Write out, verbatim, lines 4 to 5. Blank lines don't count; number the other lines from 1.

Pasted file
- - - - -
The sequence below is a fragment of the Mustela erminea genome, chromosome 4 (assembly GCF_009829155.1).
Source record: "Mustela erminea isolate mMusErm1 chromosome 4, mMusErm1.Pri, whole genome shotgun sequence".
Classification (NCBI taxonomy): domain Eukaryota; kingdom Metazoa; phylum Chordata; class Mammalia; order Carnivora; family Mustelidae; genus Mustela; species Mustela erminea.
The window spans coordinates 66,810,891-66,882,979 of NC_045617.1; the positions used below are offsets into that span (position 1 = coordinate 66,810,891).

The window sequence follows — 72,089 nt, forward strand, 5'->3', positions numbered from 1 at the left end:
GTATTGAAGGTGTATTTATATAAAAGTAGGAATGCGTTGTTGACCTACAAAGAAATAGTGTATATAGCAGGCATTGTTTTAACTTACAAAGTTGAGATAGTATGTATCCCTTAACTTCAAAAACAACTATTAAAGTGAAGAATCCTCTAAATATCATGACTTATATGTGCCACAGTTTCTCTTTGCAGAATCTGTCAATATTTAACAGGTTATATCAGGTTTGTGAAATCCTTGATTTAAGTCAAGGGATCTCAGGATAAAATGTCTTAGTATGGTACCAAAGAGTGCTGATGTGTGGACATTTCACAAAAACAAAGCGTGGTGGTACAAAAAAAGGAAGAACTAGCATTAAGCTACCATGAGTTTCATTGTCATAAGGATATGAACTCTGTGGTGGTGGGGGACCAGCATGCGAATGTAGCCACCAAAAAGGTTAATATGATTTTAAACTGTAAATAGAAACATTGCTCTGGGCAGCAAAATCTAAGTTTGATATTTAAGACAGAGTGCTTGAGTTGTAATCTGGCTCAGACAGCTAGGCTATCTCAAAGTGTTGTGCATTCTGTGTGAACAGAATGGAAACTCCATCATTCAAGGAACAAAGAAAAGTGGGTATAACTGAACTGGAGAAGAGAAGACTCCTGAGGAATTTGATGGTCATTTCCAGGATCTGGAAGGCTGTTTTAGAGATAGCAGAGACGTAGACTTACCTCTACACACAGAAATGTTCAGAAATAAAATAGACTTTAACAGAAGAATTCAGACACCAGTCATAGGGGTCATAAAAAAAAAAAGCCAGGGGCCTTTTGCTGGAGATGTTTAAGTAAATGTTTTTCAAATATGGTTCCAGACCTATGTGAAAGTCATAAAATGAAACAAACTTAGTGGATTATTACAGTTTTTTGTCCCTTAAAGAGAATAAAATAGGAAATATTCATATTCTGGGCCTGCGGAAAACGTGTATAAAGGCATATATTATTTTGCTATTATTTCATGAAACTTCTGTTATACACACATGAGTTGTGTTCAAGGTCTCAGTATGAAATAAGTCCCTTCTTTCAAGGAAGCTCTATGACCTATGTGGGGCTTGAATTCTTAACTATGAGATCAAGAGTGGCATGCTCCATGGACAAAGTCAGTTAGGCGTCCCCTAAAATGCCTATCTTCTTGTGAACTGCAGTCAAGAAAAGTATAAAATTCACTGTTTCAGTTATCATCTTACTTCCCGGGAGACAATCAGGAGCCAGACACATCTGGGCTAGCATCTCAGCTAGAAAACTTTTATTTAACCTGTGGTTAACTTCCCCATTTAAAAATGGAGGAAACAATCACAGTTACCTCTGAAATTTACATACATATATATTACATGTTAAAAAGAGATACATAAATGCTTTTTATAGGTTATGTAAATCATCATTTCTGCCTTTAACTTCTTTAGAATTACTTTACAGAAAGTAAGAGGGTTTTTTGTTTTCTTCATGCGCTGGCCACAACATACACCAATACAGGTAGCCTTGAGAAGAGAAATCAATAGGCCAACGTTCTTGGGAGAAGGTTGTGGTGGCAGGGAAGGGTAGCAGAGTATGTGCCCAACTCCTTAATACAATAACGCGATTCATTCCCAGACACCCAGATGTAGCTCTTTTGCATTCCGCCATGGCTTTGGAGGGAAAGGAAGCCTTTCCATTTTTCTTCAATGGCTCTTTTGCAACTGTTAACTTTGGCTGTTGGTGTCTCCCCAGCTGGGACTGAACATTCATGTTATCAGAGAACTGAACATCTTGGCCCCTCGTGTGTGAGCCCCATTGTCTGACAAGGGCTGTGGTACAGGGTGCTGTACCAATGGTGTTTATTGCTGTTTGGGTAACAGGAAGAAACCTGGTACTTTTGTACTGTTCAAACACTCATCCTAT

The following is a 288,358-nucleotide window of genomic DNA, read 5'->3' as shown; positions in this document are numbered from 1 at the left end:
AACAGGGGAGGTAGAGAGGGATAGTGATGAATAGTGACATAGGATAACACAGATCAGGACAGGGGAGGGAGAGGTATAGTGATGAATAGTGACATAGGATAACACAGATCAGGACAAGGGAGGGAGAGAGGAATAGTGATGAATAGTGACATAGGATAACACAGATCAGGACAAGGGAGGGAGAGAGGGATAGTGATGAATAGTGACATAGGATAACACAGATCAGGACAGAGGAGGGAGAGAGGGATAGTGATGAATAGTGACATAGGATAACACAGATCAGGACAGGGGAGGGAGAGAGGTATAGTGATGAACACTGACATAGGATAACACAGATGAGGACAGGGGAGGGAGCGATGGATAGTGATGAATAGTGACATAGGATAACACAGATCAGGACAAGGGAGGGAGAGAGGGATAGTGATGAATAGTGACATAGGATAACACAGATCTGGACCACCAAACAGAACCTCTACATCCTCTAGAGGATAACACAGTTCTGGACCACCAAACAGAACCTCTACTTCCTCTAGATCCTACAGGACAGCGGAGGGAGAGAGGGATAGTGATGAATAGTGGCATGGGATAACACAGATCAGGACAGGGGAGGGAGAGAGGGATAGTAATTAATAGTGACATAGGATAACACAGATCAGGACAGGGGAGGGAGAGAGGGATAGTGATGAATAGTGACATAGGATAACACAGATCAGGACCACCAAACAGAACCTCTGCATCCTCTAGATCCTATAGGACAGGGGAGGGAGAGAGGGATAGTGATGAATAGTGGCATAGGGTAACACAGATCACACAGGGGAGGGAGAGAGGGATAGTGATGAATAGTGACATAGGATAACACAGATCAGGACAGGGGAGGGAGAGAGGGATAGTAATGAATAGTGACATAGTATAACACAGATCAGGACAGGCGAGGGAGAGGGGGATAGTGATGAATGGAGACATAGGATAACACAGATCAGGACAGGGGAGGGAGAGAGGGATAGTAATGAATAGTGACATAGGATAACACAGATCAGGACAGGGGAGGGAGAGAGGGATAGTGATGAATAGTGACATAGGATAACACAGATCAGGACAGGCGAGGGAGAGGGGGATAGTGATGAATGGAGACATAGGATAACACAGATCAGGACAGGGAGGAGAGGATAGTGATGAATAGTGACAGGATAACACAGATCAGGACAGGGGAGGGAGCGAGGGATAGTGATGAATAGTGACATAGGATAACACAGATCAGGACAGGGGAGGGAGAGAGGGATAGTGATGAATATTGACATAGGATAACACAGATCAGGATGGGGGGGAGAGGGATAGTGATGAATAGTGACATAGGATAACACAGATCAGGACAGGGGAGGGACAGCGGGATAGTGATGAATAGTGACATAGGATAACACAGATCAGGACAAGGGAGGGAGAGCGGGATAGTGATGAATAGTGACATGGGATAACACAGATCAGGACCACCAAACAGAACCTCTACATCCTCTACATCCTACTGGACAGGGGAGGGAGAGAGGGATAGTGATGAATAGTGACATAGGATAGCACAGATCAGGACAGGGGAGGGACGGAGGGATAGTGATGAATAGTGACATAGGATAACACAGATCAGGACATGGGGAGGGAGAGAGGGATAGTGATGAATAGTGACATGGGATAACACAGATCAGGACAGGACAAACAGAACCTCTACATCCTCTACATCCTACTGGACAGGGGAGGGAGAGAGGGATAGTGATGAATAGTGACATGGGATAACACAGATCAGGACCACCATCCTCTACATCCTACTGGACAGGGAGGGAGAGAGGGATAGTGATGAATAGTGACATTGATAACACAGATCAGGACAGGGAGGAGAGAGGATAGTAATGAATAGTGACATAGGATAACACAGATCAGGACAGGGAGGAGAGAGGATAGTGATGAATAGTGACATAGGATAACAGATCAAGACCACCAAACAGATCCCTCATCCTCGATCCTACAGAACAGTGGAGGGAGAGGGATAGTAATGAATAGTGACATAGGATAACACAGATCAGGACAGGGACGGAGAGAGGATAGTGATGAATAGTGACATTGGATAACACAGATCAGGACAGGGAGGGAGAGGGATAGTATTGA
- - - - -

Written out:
The window spans coordinates 66,810,891-66,882,979 of NC_045617.1; the positions used below are offsets into that span (position 1 = coordinate 66,810,891).

The window sequence follows — 72,089 nt, forward strand, 5'->3', positions numbered from 1 at the left end: